THE MANDATE AND LIMITATIONS OF NATIONAL HUMAN RIGHTS INSTITUTIONS IN ETHIOPIA AND SOUTH AFRICA: COMPARATIVE PERSPECTIVE
Keywords:Paris Principles, NHRIs, Mandate, Human Rights Commissions, Ombudsman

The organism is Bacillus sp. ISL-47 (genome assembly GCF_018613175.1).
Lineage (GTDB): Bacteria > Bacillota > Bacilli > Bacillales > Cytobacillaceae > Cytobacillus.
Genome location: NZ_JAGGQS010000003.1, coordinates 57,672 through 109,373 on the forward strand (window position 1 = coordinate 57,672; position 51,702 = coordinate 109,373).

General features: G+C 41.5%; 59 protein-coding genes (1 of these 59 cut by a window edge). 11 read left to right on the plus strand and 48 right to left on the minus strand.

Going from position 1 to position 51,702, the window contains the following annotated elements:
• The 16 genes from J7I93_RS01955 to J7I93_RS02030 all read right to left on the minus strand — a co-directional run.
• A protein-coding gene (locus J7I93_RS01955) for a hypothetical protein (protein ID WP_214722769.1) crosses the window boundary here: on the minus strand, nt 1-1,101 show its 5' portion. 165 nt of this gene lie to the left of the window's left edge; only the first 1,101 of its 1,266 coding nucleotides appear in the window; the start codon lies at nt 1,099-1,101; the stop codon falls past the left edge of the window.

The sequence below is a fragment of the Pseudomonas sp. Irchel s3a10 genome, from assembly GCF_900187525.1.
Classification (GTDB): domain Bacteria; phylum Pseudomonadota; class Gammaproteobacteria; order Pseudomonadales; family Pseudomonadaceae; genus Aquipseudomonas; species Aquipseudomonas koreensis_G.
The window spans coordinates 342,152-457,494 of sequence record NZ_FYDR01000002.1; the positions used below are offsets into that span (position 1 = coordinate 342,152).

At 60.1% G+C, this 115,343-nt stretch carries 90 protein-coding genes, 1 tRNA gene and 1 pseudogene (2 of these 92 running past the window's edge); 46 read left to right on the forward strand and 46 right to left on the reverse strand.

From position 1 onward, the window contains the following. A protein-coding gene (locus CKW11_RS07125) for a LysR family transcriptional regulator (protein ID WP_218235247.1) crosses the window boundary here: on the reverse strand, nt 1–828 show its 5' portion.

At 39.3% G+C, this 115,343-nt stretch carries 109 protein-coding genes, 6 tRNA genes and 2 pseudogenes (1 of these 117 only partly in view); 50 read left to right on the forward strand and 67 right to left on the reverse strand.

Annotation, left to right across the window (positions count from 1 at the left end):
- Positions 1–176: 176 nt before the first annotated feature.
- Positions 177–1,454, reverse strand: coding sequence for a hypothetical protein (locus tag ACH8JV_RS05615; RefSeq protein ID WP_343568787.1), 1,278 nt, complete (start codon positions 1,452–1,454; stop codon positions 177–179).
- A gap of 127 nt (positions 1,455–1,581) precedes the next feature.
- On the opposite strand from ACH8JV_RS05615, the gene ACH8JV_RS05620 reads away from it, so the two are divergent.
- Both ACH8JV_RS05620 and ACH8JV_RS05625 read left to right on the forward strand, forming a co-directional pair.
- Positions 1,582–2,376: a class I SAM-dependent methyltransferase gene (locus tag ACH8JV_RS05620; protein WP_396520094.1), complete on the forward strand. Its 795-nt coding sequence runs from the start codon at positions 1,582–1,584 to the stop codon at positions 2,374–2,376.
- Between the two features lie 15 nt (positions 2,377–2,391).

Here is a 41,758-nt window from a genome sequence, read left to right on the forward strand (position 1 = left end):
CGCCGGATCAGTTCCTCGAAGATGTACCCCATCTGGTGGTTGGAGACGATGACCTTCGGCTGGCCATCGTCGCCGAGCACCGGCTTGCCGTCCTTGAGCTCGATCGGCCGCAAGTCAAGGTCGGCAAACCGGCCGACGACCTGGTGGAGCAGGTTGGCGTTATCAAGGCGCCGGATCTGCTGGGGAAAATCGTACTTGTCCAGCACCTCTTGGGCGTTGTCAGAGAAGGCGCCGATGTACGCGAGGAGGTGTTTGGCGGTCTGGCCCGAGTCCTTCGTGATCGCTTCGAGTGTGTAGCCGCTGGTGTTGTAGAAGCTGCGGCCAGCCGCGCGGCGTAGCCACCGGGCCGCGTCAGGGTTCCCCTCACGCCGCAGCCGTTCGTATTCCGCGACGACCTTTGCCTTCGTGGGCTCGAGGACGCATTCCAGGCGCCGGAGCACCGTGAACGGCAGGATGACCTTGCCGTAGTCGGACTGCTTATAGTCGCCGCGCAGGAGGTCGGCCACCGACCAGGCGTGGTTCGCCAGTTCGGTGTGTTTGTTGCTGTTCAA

International, regional and national human rights documents often entitle human beings certain fundamental rights such as rights to life, liberty, dignity, equality, education and health, in order to help individuals lead a life worthy of living. However, the rights, as enshrined in these various instruments, will amount to mere rhetoric if appropriate enforcement mechanisms have not been designed. In view of this, establishing National Human Rights Institutions (NHRIs) provide states with the necessary equipment in advancing the human rights of their citizens. Although the Paris Principles lays down the standards of NHRIs and the importance of their establishment, it is left to domestic laws to declare the specific functions and powers of these institutions. The Paris Principles stipulate the guidelines or standards of what a fully functioning NHRI needs to have and six main criteria as a minimum condition can be identified: 1) Mandate: a broad mandate need to be given; 2) Independence from Government; 3) Legal autonomy: autonomy guaranteed by statute or constitution; 4) Pluralism, including through membership and/or effective cooperation; 5) Infrastructures: adequate funding; and 6) Operational efficiency: adequate powers. Since choosing on a specific activities and nomenclature is a matter to be determined by the national laws, it is natural to observe a variety of mandates and functions across different states. Even though NHRIs working in South Africa and Ethiopia are established at the constitutional level, there is a greater disparity in the scope of the mandate and powers entrusted to these institutions. This paper compares mandates, adequacy of resources, the nature and levels of independence, and the degree of interrelations with various organs, and the overall activities of NHRIs functioning in Ethiopia and South Africa. It specifically evaluates limitations or successes of these national institutions measured against the six criteria set out in the Paris Principles. Assuming that the South African system and national institutions are far more robust and advanced than the Ethiopian human rights institutions, the article explores to what extent the Ethiopian system could be improved or draw lessons to come closer to the South African system.